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Managing residential lettings on rural properties

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George Wilson from our commercial property team highlights how the recent tightening of regulations to prevent the letting of ‘sub-standard’ properties affects farm tenancies and rural residential lettings.

The let property market is governed by the Minimum Energy Efficiency Standards (MEES) which is imposed under the government’s Energy Efficiency (Private Rented Property) (England and Wales) Regulations 2015.

As part of this governance, MEES uses Energy Performance Certificates (EPC), to assess the energy efficiency of a property. EPC certification measures energy efficiency ratings using a measurement of ‘A’ for very efficient down to ‘G’ for inefficient.

Since April 1, 2018 under the guidance of this standard, private residential properties may only be let if the property has a minimum energy efficiency rating of E.

Properties with a rating of F or G cannot be let. In certain circumstances, landlords are obliged to carry out improvements to the property to increase the energy rating to comply with MEES.

From April 2020, it became an offence to continue letting a ‘sub-standard’ property, being a property with an EPC rating less than E.

What does it mean to the residential lettings on my farm or rural estate?

It is not uncommon for old country cottages and houses on rural properties, often absent of double glazing and proper insulation, to have a poor EPC rating of F or G.

In addition, on many farms and estates, tenants have been in occupation for long periods of time, sometimes decades on an informal or periodic basis. The challenge faced by some farms and estates is that these informal or periodic tenancies will likely constitute continuing to let a ‘sub-standard’ property.

If a property you are letting has an EPC and a rating of F or G, the overwhelming likelihood is that you are in breach of MEES. You can check online on the EPC Register.

What if I am letting a rural property without an EPC?

If the letting of your rural property commenced prior to October 2008, and there is no EPC, you may well be safe. For example, say you granted a fixed term tenancy of twenty years from April 2008, and there is no EPC for the property, there is no breach of MEES.

This is because there was no requirement to have an EPC at the grant of the tenancy and as the tenancy is continuing, there is no trigger event requiring an EPC to be provided.

However, it is unusual for long-term tenancies of residential properties to be granted, so the overwhelming likelihood is the tenancies on your estate commenced on a six or 12-month trial period.

When managing a busy farm or estate it is easy to just let these tenancies continue past their ‘end date’ and continue with a statutory periodic tenancy. In this scenario, unfortunately, it is likely that you have been caught by the MEES and are in breach.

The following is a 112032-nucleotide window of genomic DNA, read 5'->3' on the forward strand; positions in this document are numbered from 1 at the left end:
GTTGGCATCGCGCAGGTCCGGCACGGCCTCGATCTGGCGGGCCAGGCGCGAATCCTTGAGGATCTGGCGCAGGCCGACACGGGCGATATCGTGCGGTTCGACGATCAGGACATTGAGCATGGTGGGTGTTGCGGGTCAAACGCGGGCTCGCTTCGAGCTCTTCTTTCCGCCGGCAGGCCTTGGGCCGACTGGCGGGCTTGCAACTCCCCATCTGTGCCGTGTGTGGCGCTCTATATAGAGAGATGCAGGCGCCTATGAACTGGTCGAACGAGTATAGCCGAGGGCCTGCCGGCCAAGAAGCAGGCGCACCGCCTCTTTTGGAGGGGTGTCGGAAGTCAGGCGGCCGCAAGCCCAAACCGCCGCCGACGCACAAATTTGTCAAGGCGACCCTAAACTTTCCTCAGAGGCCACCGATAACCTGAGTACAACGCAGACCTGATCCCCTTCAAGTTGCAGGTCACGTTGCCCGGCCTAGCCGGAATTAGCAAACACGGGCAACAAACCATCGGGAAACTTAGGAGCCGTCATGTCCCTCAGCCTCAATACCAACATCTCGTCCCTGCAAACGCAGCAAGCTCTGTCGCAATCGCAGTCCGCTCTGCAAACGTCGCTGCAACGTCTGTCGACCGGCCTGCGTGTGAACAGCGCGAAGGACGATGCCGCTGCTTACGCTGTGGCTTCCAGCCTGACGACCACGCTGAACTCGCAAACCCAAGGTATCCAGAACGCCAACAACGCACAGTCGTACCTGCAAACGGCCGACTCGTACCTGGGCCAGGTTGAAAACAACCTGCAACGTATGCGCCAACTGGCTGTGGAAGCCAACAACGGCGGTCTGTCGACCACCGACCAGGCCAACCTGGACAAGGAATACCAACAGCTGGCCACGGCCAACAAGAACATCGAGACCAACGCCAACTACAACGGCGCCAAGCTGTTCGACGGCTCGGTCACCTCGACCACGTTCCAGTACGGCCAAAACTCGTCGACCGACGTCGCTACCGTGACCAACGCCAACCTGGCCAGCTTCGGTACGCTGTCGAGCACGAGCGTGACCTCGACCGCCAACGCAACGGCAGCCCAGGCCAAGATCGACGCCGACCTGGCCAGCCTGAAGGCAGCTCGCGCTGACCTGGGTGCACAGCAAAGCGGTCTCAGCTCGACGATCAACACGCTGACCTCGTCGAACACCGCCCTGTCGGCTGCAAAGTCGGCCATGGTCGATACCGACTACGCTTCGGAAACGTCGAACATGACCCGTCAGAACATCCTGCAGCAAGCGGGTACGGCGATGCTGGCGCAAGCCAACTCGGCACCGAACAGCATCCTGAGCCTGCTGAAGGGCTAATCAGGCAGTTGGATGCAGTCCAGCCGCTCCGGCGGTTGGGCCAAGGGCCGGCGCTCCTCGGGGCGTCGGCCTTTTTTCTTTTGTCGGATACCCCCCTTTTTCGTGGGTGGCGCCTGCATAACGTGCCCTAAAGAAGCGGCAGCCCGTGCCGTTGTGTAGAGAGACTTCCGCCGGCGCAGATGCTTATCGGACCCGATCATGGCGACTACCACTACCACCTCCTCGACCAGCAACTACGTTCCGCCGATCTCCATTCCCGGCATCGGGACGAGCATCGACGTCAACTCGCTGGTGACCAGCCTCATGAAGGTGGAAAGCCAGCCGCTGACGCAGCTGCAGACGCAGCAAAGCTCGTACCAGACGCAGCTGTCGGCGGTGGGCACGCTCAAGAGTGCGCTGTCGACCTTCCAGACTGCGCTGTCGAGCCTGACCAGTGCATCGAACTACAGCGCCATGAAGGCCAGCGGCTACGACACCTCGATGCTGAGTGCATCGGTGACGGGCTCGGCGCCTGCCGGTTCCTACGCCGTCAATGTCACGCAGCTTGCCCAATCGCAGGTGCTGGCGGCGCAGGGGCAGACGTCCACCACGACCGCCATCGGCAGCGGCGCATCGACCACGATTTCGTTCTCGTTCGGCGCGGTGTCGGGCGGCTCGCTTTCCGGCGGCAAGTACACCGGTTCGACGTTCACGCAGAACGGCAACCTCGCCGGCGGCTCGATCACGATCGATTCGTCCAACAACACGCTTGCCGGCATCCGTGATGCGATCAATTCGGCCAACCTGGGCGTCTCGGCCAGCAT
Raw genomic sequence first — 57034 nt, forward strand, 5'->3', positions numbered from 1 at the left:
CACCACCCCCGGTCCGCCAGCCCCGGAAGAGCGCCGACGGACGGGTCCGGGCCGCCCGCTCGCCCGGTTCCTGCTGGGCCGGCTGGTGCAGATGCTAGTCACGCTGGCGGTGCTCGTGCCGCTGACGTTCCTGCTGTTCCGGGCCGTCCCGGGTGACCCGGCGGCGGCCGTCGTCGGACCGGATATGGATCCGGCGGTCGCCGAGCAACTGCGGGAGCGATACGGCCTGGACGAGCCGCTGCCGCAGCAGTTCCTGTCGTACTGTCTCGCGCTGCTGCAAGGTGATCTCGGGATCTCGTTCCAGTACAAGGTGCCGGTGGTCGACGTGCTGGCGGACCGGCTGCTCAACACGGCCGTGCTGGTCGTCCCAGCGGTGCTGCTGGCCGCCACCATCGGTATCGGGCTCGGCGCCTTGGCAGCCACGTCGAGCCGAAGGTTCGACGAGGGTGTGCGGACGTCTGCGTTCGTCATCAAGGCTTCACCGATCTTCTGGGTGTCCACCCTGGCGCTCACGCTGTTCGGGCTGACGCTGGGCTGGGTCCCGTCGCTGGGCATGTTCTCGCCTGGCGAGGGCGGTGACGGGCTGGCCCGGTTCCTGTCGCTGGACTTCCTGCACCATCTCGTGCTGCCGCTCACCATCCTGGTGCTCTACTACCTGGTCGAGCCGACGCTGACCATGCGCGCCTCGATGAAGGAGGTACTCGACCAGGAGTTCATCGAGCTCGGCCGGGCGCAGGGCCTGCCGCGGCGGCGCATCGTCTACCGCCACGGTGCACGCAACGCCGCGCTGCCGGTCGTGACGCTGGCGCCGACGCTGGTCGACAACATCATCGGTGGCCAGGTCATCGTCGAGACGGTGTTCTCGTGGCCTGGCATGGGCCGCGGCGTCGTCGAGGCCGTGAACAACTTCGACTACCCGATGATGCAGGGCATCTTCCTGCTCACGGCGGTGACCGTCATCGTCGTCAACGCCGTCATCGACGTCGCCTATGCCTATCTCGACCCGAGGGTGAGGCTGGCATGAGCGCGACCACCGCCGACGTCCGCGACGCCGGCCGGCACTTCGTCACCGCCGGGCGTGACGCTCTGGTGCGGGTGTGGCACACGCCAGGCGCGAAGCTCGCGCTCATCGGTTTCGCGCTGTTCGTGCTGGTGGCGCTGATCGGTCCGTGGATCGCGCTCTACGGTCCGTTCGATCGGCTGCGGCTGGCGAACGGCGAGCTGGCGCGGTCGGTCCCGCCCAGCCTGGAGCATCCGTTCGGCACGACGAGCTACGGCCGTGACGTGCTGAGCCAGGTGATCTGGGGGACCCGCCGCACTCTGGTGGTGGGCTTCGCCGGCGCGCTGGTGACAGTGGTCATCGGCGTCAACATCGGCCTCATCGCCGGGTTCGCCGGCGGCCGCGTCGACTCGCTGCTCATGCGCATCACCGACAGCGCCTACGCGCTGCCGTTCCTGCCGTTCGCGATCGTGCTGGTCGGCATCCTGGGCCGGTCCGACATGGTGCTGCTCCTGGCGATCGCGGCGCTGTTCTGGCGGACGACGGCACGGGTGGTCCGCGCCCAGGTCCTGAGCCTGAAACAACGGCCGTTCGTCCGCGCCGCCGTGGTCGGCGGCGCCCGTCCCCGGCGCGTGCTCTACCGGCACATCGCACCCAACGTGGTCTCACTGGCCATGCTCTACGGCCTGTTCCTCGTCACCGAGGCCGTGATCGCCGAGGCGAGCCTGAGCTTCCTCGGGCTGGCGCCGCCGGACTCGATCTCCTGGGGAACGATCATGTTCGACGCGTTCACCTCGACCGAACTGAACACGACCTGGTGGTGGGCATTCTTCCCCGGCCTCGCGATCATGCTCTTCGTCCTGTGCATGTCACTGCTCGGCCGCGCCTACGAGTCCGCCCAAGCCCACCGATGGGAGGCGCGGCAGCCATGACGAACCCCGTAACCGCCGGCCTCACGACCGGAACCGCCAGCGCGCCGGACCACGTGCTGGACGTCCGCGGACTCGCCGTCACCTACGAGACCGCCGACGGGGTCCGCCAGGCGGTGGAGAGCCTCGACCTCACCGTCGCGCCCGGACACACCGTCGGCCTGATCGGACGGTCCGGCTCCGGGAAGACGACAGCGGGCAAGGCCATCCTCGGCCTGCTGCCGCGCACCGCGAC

In the event you let a property without providing an EPC prior to April 2020, or continue to let a property without a valid EPC you will be in breach of MEES and should seek advice on how you can remedy this.

What action can be taken against me for breach MEES regulations?

The MEES s are enforced by the local authority for each property. The sanctions depend on the length of the breach and are ultimately at the discretion of the enforcing authority, subject to the maximum penalties set out below for each offence:

  • Less than three months: £2,000 per property
  • Three month or more: £4,000

In addition, there are further penalties for failing to comply with a compliance notice and providing false or misleading information. It should be noted that the enforcing authority is limited to imposing a maximum cumulative total of all breaches in respect of a property to £5,000.

The enforcing authority can also impose a publication penalty in addition to or in substitution for a financial penalty and will publish details of the breach on the publicly accessible part of the PRS Exemptions Register.

Observations on MEES regulations’ impact

The main concern MEES gives rise to is regarding estates and farms with a portfolio of properties, which are in breach of MEES. The penalties could reach £5,000.00 for each property. If an enforcing authority discovers that an estate or farm is in breach of MEES on a major scale, there could be potentially crippling fines levied by them.

We have not seen enforcing authorities actively enforcing MEES yet, but post pandemic we may see them looking for money and we are sure enforcing MEES could be a good source of income.

Finally, and perhaps most significantly, a breach of MEES prohibits a landlord from serving notice on a tenant. This is often discovered as an issue when it is too late to deal with, which may result in a tenant being afforded protection from eviction due to an oversight by a landlord or their agent.

It is important for estates and farms to review their residential lets and ensure they remedy any existing breaches to prevent financial penalties in the future. For further information regarding farm tenancies and the management of rural properties for letting, please contact Harrison Drury’s commercial property team on 01772 258321.


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